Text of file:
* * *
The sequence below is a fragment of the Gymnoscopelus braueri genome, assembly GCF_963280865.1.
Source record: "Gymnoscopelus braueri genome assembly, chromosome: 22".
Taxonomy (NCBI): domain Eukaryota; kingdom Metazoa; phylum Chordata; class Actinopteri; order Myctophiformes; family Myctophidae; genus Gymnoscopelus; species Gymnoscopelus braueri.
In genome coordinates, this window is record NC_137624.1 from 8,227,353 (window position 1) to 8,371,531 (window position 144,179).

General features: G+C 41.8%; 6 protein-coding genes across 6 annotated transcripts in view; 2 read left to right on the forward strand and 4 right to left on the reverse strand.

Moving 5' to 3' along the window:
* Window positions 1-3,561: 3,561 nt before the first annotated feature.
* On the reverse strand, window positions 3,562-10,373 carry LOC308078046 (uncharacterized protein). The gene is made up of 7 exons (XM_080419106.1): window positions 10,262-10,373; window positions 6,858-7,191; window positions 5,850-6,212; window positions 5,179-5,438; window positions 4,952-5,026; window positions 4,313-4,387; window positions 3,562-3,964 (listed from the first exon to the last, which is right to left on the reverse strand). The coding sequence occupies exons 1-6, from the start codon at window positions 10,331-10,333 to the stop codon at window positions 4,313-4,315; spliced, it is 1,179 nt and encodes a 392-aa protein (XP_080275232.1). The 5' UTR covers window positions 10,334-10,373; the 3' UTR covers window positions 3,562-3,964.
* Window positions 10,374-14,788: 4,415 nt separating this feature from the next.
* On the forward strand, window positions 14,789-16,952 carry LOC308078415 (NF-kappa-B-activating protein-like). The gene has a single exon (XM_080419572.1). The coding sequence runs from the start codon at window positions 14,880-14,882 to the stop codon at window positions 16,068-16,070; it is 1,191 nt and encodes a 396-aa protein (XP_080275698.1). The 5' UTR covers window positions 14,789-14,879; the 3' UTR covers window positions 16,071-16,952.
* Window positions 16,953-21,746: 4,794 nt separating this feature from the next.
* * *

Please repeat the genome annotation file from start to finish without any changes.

The sequence below is a fragment of the Gymnoscopelus braueri genome, assembly GCF_963280865.1.
Source record: "Gymnoscopelus braueri genome assembly, chromosome: 22".
Taxonomy (NCBI): domain Eukaryota; kingdom Metazoa; phylum Chordata; class Actinopteri; order Myctophiformes; family Myctophidae; genus Gymnoscopelus; species Gymnoscopelus braueri.
In genome coordinates, this window is record NC_137624.1 from 8,227,353 (window position 1) to 8,371,531 (window position 144,179).

General features: G+C 41.8%; 6 protein-coding genes across 6 annotated transcripts in view; 2 read left to right on the forward strand and 4 right to left on the reverse strand.

Moving 5' to 3' along the window:
* Window positions 1-3,561: 3,561 nt before the first annotated feature.
* On the reverse strand, window positions 3,562-10,373 carry LOC308078046 (uncharacterized protein). The gene is made up of 7 exons (XM_080419106.1): window positions 10,262-10,373; window positions 6,858-7,191; window positions 5,850-6,212; window positions 5,179-5,438; window positions 4,952-5,026; window positions 4,313-4,387; window positions 3,562-3,964 (listed from the first exon to the last, which is right to left on the reverse strand). The coding sequence occupies exons 1-6, from the start codon at window positions 10,331-10,333 to the stop codon at window positions 4,313-4,315; spliced, it is 1,179 nt and encodes a 392-aa protein (XP_080275232.1). The 5' UTR covers window positions 10,334-10,373; the 3' UTR covers window positions 3,562-3,964.
* Window positions 10,374-14,788: 4,415 nt separating this feature from the next.
* On the forward strand, window positions 14,789-16,952 carry LOC308078415 (NF-kappa-B-activating protein-like). The gene has a single exon (XM_080419572.1). The coding sequence runs from the start codon at window positions 14,880-14,882 to the stop codon at window positions 16,068-16,070; it is 1,191 nt and encodes a 396-aa protein (XP_080275698.1). The 5' UTR covers window positions 14,789-14,879; the 3' UTR covers window positions 16,071-16,952.
* Window positions 16,953-21,746: 4,794 nt separating this feature from the next.